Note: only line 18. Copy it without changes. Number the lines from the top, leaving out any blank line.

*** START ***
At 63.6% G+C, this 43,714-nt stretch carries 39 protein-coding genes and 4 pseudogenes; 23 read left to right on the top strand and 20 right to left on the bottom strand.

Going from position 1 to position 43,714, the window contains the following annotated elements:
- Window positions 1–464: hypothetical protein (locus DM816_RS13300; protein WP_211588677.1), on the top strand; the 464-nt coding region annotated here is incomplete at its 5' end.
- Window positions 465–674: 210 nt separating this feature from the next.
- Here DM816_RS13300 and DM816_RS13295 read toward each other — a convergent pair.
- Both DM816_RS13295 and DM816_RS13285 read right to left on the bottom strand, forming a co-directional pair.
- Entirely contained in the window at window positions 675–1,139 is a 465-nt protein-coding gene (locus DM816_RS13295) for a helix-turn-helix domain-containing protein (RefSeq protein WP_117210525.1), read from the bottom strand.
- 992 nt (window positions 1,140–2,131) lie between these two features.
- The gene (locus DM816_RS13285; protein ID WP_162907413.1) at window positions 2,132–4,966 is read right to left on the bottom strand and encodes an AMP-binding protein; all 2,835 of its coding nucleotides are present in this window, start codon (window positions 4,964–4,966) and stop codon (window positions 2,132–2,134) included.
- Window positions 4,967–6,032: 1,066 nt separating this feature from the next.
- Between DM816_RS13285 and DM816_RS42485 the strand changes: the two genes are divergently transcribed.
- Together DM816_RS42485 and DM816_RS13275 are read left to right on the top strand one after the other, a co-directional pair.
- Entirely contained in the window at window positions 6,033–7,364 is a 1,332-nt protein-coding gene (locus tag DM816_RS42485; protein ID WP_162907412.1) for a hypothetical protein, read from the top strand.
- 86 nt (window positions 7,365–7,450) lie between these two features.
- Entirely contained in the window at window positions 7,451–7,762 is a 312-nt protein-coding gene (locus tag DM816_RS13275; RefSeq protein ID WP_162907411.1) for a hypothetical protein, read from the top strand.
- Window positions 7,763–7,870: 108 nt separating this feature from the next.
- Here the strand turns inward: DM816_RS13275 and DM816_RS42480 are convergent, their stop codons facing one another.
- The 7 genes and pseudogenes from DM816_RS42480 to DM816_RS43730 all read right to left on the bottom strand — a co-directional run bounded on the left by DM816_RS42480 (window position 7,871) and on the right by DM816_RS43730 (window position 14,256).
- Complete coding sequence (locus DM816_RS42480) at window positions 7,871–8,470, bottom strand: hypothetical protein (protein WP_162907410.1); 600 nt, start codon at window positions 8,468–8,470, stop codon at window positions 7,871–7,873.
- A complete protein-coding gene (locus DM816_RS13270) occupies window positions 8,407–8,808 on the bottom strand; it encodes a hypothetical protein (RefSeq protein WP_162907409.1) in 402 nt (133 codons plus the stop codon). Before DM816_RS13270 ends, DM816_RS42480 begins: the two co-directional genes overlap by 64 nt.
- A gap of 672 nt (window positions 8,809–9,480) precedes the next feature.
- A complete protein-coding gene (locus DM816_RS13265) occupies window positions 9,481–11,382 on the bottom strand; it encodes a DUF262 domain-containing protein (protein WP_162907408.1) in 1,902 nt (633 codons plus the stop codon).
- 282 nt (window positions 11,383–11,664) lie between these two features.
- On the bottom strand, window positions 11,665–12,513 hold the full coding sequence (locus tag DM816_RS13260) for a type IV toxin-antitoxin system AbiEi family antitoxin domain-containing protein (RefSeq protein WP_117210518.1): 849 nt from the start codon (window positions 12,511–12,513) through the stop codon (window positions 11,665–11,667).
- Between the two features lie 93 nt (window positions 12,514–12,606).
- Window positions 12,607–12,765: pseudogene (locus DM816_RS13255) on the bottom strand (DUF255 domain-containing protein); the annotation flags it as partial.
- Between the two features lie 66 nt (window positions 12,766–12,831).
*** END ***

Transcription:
- The 7 genes and pseudogenes from DM816_RS42480 to DM816_RS43730 all read right to left on the bottom strand — a co-directional run bounded on the left by DM816_RS42480 (window position 7,871) and on the right by DM816_RS43730 (window position 14,256).